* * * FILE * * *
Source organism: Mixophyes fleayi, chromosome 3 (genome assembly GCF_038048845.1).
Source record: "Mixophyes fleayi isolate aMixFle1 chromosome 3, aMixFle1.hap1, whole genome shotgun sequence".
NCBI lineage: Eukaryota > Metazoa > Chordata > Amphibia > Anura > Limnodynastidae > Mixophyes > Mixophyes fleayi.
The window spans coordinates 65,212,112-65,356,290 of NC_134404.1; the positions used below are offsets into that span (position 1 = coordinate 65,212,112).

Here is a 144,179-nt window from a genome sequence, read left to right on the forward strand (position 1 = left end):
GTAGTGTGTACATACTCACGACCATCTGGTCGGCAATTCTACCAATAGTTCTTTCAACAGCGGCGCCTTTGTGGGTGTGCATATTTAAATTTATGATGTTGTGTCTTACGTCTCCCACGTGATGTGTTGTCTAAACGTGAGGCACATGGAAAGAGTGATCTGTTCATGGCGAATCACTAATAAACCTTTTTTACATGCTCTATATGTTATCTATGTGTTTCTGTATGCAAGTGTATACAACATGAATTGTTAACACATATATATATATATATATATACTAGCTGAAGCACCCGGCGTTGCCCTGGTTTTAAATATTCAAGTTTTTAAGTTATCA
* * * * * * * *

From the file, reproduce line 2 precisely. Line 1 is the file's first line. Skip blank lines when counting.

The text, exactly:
Source record: "Mixophyes fleayi isolate aMixFle1 chromosome 3, aMixFle1.hap1, whole genome shotgun sequence".